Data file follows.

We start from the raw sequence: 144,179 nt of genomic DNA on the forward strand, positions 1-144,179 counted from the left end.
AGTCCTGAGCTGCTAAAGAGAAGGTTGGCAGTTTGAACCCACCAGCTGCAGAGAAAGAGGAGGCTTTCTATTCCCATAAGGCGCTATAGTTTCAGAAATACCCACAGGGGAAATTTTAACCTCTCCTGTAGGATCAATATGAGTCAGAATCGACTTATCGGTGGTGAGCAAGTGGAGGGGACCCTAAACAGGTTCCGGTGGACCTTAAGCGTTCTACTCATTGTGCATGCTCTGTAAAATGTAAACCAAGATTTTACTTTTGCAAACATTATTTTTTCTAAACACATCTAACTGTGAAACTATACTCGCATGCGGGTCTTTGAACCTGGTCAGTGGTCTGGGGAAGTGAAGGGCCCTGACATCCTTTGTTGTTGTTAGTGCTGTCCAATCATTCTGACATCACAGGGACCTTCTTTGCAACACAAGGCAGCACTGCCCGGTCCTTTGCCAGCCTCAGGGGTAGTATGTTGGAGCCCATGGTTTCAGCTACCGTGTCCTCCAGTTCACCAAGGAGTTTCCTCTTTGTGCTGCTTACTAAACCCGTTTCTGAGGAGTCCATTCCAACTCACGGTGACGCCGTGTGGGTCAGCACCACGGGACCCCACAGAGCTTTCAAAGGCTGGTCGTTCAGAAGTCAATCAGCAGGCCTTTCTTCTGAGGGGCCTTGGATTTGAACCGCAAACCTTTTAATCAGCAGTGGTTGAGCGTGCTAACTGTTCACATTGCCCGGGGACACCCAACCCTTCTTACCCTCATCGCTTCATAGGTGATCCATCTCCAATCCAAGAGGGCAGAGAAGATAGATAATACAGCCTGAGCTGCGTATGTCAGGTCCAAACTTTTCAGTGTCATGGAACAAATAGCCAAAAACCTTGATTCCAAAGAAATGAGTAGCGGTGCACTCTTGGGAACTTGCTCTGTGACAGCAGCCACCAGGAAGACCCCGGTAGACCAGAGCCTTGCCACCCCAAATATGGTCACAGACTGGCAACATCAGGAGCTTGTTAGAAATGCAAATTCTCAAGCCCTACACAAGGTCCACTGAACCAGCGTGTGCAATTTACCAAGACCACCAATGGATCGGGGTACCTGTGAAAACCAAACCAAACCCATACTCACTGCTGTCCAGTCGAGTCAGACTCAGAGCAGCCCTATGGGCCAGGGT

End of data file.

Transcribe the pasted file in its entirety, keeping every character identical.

We start from the raw sequence: 144,179 nt of genomic DNA on the forward strand, positions 1-144,179 counted from the left end.
AGTCCTGAGCTGCTAAAGAGAAGGTTGGCAGTTTGAACCCACCAGCTGCAGAGAAAGAGGAGGCTTTCTATTCCCATAAGGCGCTATAGTTTCAGAAATACCCACAGGGGAAATTTTAACCTCTCCTGTAGGATCAATATGAGTCAGAATCGACTTATCGGTGGTGAGCAAGTGGAGGGGACCCTAAACAGGTTCCGGTGGACCTTAAGCGTTCTACTCATTGTGCATGCTCTGTAAAATGTAAACCAAGATTTTACTTTTGCAAACATTATTTTTTCTAAACACATCTAACTGTGAAACTATACTCGCATGCGGGTCTTTGAACCTGGTCAGTGGTCTGGGGAAGTGAAGGGCCCTGACATCCTTTGTTGTTGTTAGTGCTGTCCAATCATTCTGACATCACAGGGACCTTCTTTGCAACACAAGGCAGCACTGCCCGGTCCTTTGCCAGCCTCAGGGGTAGTATGTTGGAGCCCATGGTTTCAGCTACCGTGTCCTCCAGTTCACCAAGGAGTTTCCTCTTTGTGCTGCTTACTAAACCCGTTTCTGAGGAGTCCATTCCAACTCACGGTGACGCCGTGTGGGTCAGCACCACGGGACCCCACAGAGCTTTCAAAGGCTGGTCGTTCAGAAGTCAATCAGCAGGCCTTTCTTCTGAGGGGCCTTGGATTTGAACCGCAAACCTTTTAATCAGCAGTGGTTGAGCGTGCTAACTGTTCACATTGCCCGGGGACACCCAACCCTTCTTACCCTCATCGCTTCATAGGTGATCCATCTCCAATCCAAGAGGGCAGAGAAGATAGATAATACAGCCTGAGCTGCGTATGTCAGGTCCAAACTTTTCAGTGTCATGGAACAAATAGCCAAAAACCTTGATTCCAAAGAAATGAGTAGCGGTGCACTCTTGGGAACTTGCTCTGTGACAGCAGCCACCAGGAAGACCCCGGTAGACCAGAGCCTTGCCACCCCAAATATGGTCACAGACTGGCAACATCAGGAGCTTGTTAGAAATGCAAATTCTCAAGCCCTACACAAGGTCCACTGAACCAGCGTGTGCAATTTACCAAGACCACCAATGGATCGGGGTACCTGTGAAAACCAAACCAAACCCATACTCACTGCTGTCCAGTCGAGTCAGACTCAGAGCAGCCCTATGGGCCAGGGT